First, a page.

De-fuzzing is a chore. It really is. Whether it’s waxing or shaving, plucking or threading, the whole process is time-consuming and never ending. I swear, the minute I shave my legs I can feel the blighters growing back. So, it’s no surprise that so many of us are investing in laser hair removal as a more long-term solution.
Although it sounds like something from a futuristic sci-fi film, laser hair removal has been around for years. The first laser hair removal device was invented back in the 60s. Since then, technology has vastly improved to provide quicker, painless and safe treatments. This has largely been driven by the beauty industry, but treatments are also being offered by hospitals to treat certain conditions. Polycystic ovary syndrome, for example, is a condition that can cause excessive hair growth (hirsutism) on the face, chest, back or buttocks and can have a devastating impact on a woman’s self-esteem.
Laser hair removal can be used on all these areas in addition to legs, arms and bikini lines and offer a permanent reduction in hair growth.
How laser hair removal works – the sciency bit
Laser hair removal works by inflicting damage to the hair follicle. Light energy from the laser enters the skin and is absorbed by a pigment called melanin in the surrounding hair follicle. The hair follicle overheats and dies, preventing further hair growth.
Sounds gross doesn’t it? But, it’s quick and relatively painless (ever been flicked with a small elastic band?). You won’t smell burning hair or hear the tiny screams of hair follicles - don't worry. And you will need a course of 6-9 treatments, to ensure you zap every follicle.
It sounds easy; anyone can do laser, right? Wrong. Lasers are high energy, potentially damaging beams of light. Always research your provider and go only to licensed clinics with appropriately trained practitioners.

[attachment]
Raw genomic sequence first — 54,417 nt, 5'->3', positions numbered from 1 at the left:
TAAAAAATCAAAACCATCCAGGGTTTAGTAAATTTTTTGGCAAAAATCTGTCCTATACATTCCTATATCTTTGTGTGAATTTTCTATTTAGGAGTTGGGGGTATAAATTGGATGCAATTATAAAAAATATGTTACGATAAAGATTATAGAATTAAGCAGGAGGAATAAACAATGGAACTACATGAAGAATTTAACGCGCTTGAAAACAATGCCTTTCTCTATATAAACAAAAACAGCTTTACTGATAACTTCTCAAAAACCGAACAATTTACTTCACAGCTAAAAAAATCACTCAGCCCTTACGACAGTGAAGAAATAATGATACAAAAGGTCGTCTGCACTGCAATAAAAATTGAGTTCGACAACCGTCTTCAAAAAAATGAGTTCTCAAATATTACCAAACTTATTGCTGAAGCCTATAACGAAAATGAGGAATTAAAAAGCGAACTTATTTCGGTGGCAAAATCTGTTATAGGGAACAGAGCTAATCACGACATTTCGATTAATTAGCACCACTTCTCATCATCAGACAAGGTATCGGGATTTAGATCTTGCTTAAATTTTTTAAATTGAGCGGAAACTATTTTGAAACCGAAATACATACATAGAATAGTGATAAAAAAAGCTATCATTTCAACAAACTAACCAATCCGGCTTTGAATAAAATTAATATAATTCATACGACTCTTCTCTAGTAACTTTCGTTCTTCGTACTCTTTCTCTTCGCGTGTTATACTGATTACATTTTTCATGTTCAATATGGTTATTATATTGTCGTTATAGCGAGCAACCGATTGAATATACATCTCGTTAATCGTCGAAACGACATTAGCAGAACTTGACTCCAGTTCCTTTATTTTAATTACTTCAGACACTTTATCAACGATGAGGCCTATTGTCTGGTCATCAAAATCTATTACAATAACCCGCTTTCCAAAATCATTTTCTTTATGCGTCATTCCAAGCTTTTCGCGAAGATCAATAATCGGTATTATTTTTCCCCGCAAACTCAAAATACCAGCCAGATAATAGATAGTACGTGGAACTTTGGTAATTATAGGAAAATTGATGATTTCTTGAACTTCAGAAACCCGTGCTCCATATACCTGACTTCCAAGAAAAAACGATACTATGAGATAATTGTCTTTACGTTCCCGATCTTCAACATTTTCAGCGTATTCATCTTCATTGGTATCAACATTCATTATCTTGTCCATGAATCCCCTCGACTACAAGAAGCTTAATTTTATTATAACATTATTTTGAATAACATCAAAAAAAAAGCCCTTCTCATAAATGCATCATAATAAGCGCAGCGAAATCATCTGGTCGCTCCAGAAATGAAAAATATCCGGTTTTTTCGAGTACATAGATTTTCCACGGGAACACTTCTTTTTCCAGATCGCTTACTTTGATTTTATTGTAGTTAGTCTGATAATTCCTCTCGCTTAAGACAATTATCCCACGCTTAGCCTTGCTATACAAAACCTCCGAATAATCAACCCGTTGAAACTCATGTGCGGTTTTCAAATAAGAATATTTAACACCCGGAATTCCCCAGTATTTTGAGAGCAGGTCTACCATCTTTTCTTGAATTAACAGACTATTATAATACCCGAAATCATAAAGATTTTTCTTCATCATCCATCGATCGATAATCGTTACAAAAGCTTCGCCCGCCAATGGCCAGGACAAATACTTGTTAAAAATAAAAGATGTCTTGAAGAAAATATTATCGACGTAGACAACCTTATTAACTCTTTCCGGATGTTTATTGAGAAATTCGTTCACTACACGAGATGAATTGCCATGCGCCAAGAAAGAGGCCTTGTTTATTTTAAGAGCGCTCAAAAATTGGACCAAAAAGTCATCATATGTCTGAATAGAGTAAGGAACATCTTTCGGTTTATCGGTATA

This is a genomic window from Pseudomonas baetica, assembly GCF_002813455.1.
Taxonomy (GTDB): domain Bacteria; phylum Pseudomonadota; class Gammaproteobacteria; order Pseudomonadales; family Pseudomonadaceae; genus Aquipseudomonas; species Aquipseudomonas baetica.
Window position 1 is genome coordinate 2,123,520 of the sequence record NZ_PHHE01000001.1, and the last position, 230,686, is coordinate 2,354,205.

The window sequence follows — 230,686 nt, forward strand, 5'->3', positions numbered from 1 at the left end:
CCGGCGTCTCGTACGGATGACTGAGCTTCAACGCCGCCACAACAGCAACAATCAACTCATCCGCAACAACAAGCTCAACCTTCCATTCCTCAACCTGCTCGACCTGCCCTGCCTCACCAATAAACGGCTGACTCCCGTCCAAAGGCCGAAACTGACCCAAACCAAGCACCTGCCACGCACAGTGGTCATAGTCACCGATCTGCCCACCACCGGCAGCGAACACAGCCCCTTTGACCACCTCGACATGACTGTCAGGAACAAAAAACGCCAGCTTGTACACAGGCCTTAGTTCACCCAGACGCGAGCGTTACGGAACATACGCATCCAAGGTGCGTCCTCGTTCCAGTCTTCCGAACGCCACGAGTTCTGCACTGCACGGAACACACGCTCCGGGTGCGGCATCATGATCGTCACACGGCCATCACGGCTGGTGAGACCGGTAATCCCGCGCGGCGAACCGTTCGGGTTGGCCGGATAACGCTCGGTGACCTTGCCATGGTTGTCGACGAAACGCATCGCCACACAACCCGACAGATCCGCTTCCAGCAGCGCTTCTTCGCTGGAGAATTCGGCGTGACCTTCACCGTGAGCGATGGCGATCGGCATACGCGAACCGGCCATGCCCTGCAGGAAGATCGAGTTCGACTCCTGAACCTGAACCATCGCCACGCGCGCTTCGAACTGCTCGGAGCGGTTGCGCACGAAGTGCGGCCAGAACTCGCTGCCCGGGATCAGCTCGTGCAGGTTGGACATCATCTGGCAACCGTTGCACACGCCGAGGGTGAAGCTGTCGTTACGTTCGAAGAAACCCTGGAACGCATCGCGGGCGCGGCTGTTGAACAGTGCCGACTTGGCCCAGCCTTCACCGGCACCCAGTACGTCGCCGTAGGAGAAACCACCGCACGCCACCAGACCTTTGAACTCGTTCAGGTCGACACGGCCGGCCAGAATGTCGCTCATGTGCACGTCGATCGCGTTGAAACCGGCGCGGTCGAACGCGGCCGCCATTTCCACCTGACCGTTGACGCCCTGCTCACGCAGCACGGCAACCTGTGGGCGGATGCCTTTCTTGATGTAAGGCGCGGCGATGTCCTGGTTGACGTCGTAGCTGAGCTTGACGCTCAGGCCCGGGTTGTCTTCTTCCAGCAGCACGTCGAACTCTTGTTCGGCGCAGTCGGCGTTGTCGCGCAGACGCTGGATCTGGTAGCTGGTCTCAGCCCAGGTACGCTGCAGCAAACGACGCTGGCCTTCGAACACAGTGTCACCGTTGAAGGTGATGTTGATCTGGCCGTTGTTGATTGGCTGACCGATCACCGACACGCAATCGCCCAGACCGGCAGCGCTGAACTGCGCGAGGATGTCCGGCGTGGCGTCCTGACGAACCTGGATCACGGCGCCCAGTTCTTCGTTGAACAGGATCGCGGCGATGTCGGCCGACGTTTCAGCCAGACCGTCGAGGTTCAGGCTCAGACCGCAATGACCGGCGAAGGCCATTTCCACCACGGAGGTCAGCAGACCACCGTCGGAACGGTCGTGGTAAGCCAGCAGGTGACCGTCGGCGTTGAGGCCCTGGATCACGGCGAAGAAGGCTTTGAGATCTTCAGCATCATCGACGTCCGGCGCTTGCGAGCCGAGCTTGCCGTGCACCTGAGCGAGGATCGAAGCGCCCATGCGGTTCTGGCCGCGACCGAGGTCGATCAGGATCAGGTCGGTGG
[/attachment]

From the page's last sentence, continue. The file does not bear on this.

What are the side effects of laser hair removal?
There are a few side effects and your practitioner will talk you through these before your treatment. The skin, directly after treatment, might be itchy and red or raised - a bit like goose-bumps - but this should settle after a few hours. In the wrong hands, laser hair removal can cause pigmentation issues and even burns.
Can anybody have laser hair removal?
Most people can have laser hair removal treatment, although it is best for those with pale skin and coarse, dark hair. Some lasers are suitable for darker skin tones, but make sure you have checked with your practitioner.
Do not have treatment if you are pregnant or breastfeeding - this is because hormonal changes can affect hair regrowth, so it’s a waste of money to have the treatment during this time.
Laser therapy only works with a natural skin tone so if you have sunburn, a deep sun tan or fake tan, it won’t work as the skin absorbs the laser, rather than the follicles.
Treatment is not recommended if the area is inflamed, infected or if you are suffering from conditions such as acne, rosacea or dermatitis.
A qualified and reputable practitioner will conduct a thorough consultation, including the Fitzpatrick test and a patch test to make sure the treatment is suitable for you. They will also chat about any concerns you may have.
Discover more about laser hair removal in our treatment guide.